Social Media for Science Communication

Authors: Hardik Panchal, Deepa Srivathsa

The world has gone digital and scientific community is no exception. In recent times, there is tremendous outburst of online digital media and scientific institutions worldwide enthusiastically participating in it. Some universities have many departments and labs individually on social media. Nowadays, one can also find a lot of scientific communication activities like citizen science, science humour pages, explainer videos posted on daily basis on facebook, twitter and LinkedIn.

The importance of social media also reflects on recruitment of communication personals who are now required to have social media skills to get a job. But with almost all international research institutes going active on social media, the research community of India has lagged behind. Researchers initially join twitter with enthusiasm and later there is a huge lag phase where you never use it.

The main reason could be the inability of manpower to handle the social media in institutes or scientists may not be aware of how to use it and what to post/tweet. Moreover, in developing countries, scientists often get discouraged with less number of following for their science tweets.

Indian researchers have to get more visibility for a plenty of reasons. So, here are some tips which can help to grow on social media like facebook and twitter exclusively for science communications.

1. Don’t shy away from taking photos : Scientists are known to be working in silos. The first step towards becoming an active social media user may be to remove your shyness to face the camera. Click as much photographs as possible, may it be your lab selfie, groupfie or any activities in lab. Ask someone to take your photographs while you give presentations or take live photographs in conferences and tweet it, this will give you visibility among community in conferences.

2. Don’t worry about your followers on twitter/facebook: Many scientists stop using social media just because they find less number of followers. In social media, you can’t just expect people to follow you and especially in a country like India where science is not much looked upon as news. So even if you have less than 50 followers, just continue using twitter/facebook. Within a year, you will start to get reasonable followers and enthusiastic discussions on facebook.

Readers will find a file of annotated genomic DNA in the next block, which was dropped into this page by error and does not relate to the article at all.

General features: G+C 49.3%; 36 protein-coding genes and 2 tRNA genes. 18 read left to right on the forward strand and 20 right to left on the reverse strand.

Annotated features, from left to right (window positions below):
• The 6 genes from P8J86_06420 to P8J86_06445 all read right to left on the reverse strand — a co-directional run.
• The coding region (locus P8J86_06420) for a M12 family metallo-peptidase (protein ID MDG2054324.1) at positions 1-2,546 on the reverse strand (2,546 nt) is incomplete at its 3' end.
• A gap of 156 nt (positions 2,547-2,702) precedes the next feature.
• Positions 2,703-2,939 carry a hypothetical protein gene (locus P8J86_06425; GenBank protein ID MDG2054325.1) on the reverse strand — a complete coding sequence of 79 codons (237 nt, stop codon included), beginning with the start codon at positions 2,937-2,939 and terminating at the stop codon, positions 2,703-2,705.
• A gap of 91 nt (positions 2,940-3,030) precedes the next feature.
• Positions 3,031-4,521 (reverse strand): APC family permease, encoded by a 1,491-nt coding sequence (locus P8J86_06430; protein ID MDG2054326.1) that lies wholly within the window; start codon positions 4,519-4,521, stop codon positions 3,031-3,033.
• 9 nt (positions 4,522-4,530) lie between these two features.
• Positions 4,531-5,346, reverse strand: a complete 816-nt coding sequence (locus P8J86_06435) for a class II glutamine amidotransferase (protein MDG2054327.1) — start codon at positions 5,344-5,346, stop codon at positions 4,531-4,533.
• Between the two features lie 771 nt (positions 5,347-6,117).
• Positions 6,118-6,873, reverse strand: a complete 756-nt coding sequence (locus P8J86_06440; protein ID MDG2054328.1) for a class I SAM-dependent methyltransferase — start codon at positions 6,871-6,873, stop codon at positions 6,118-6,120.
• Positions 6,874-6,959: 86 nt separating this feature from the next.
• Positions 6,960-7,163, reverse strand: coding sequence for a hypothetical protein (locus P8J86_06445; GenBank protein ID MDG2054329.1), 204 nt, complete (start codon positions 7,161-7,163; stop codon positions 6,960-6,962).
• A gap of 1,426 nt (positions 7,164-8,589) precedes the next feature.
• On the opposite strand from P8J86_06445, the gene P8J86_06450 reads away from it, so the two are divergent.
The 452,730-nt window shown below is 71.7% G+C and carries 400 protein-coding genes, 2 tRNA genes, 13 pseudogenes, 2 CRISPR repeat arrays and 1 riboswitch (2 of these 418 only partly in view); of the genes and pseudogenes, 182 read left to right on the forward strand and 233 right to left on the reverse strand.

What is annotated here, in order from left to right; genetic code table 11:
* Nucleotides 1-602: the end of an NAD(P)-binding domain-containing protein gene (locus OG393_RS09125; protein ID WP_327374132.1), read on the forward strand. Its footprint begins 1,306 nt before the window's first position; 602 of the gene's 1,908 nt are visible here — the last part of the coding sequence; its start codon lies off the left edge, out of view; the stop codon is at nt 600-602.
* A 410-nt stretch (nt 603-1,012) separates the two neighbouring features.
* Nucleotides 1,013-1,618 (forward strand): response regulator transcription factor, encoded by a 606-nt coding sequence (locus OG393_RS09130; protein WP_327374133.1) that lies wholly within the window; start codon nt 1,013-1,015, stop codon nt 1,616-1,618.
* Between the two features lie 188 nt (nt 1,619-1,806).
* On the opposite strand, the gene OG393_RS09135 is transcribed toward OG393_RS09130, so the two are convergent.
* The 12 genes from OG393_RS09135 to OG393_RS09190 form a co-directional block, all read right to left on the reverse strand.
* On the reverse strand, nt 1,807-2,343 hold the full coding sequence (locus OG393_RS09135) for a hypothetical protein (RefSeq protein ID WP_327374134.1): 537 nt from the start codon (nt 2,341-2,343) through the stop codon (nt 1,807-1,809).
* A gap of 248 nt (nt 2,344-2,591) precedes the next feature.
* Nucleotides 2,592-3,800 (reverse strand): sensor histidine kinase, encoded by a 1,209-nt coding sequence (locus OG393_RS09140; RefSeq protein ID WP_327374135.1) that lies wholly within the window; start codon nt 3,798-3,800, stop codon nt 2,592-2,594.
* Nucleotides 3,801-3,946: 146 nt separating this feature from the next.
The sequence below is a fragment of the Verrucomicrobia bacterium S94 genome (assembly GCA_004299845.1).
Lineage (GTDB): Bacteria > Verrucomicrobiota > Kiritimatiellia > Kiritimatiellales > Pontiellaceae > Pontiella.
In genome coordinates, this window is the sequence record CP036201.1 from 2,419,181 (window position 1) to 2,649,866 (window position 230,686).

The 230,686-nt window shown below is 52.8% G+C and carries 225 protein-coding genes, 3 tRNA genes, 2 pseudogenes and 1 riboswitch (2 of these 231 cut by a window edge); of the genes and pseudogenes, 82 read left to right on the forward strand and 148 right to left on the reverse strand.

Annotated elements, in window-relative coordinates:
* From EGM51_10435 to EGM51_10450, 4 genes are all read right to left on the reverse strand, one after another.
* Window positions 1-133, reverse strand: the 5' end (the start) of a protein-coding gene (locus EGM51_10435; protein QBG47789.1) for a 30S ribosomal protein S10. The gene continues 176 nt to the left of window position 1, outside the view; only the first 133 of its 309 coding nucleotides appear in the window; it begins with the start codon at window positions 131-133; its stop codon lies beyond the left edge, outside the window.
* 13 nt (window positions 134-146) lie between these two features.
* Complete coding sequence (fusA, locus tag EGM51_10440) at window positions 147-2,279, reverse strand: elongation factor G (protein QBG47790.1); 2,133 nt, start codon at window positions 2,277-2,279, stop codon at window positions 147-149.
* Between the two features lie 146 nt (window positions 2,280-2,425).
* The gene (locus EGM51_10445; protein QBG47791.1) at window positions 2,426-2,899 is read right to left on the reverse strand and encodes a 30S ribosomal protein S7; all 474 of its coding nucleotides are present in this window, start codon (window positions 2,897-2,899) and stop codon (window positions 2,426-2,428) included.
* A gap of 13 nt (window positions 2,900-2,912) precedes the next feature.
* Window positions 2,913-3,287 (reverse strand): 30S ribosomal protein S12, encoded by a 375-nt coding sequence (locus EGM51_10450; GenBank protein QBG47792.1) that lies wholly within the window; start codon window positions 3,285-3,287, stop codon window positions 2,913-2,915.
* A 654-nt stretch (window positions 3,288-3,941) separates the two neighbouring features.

3. Take selfie video tutorials : Take some time out and explain some topic or your research on video through youtube or directly on twitter/facebook. This may help you get in touch with people of your discipline.

4. Use appropriate hashtags : Hashtags help users segregate as well as highlight the topic you are tweeting about. Hashtags can also gain you more visibility in the specific topic to other users. Use appropriate hashtags wherever possible. e.g. #SciCommers is famous hashtag used by science communication community.

5. Follow enthusiastic people and accounts : Make sure that the scientific community is followed by you and they should know you are on twitter. As soon as you join twitter, start following scientists/researchers who have reasonable presence and activity on twitter. Also start following lab accounts, science media accounts and science explainer social media accounts. Keep interacting with them on different topics.

6. Keep retweeting/reposting : You may not have original tweets everytime. Retweeting and interaction is an activity you must actively involve yourself into. This will help to become active even when you lack original content and your activity. Your wall or profile should not look dull that you haven’t tweeted or posted for a a long time. Generally, people do check daily activities and rest follows.

7. Share awards/outreach/research often: Take social media as a way to celebrate your activities. If your colleagues win award, do consider sharing it on your profile congratulating him/her. Share your research happenings and paper publications as well.

More active you are, the better visibility you have and more people follow you. Basic science needs continuous funding and support from philanthropists to run the show and in democracies the funding is often reflected by the public interest. Social media visibility of the scientist or scientific topic may sometimes create tremendous interest among public which can help government bodies to decide their funding priorities.

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